Scientiae Summer Series
Early Modern European Knowledge-Making and the New Worlds
10 June 2022
Free (but registration required—see below)
The iconic frontispiece of Francis Bacon’s Instauratio magna features a carrack passing through the Gates of Hercules and into the Atlantic. Below the image, an inscription declares “multi pertransibunt et augebitur scientia.” This image with its caption epitomises Bacon’s intellectual programme, urging would-be investigators of the natural world to go beyond the limits imposed on thought by the inheritances of antiquity, and to pass into a new, largely uncharted ocean towards new learning.
Bacon’s image, of course, was metaphorical. But as European merchants and mariners, naturalists and the religious took to the seas from the latter part of the fifteenth century, engaging with new populations, encountering new flora and fauna, how was knowledge increased—and to what ends?
This part of the Scientiae Summer Series features prominent scholars working on aspects of cross-cultural encounter in the early modern period to discuss knowledge production and exchange in different extra-European environments.
I: “Knowledge Making in the Wider World”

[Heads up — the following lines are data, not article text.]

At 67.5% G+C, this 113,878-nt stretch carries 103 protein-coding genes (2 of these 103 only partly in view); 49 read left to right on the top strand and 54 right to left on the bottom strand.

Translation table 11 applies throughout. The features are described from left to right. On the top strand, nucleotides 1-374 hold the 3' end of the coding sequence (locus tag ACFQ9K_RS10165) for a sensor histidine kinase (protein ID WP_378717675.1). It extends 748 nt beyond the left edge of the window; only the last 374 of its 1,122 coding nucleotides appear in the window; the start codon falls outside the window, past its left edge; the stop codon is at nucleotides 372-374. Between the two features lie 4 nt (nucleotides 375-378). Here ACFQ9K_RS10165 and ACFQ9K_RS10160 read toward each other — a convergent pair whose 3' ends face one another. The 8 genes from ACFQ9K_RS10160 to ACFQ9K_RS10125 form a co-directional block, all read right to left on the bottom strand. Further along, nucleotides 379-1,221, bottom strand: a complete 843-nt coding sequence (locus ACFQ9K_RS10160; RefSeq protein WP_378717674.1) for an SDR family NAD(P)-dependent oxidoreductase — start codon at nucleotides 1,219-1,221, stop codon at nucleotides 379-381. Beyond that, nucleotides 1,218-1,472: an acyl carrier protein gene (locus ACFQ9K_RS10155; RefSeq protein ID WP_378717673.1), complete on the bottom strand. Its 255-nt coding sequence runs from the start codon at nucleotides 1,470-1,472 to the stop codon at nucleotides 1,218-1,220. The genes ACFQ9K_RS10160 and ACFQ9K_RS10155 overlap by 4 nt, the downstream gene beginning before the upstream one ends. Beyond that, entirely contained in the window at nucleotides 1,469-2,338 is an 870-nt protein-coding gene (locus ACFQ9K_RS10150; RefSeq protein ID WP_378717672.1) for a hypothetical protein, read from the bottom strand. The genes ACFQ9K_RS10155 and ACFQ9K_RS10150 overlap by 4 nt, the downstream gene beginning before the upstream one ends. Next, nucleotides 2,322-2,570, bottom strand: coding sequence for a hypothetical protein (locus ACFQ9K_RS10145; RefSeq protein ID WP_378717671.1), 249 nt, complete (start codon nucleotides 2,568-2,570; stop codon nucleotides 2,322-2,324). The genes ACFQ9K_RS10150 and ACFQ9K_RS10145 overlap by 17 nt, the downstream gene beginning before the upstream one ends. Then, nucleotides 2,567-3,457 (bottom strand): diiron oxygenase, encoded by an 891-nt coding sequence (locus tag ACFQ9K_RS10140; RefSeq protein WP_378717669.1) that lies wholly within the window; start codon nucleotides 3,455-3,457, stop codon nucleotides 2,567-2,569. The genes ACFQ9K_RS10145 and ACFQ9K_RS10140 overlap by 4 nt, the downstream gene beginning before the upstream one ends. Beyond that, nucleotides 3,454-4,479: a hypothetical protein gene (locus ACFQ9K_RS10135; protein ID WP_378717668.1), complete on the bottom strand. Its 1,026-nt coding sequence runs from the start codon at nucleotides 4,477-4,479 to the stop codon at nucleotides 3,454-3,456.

9AM (Eastern) / 3pm (Central European)
Carolyn Podruchny (York Univ.), “Dying in the North American Fur Trade: The Changing Meanings of the Tragic Tale of Jean Cadieux”
Djoeke van Netten (Amsterdam), “The Dutch East India Company and
Publishing Knowledge about the Wider World”
Simon Kow (Univ. of King’s College), “Indirect Encounters with Confucianism and Neo-Confucianism in Enlightenment Philosophy, 1682-1748”
Jaime Marroquin (Western Oregon Univ.), “Plinian Natural History and the Indies of the West”
II: “How to Know What to Know in the Wider World”
11AM (Eastern) / 5pm (Central European)
Mateusz Kapustka (Zurich), “Tertullian among the Brahmins. Idolatry and Historical Knowledge in the 18th-century ‘Malabar Rites Controversy’”
Margaret Schotte (York Univ.), “All the things necessary to know”: Instructions for East India Co. Mariners”
Joyce Chen (Princeton), “Decentering Acoustical Knowledge at the Turn of Scientific Revolution: A Comparative Analysis of Music Theory Works by Marin Mersenne and Zhu Zaiyu”
Comment: Peter Barker (University of Oklahoma)
This event is free and open to all, but registration is required.
To register and for the Zoom link, please contact the organisers at: firstname.lastname@example.org
For more information, visit: scientiaeacademic.com or contact: email@example.com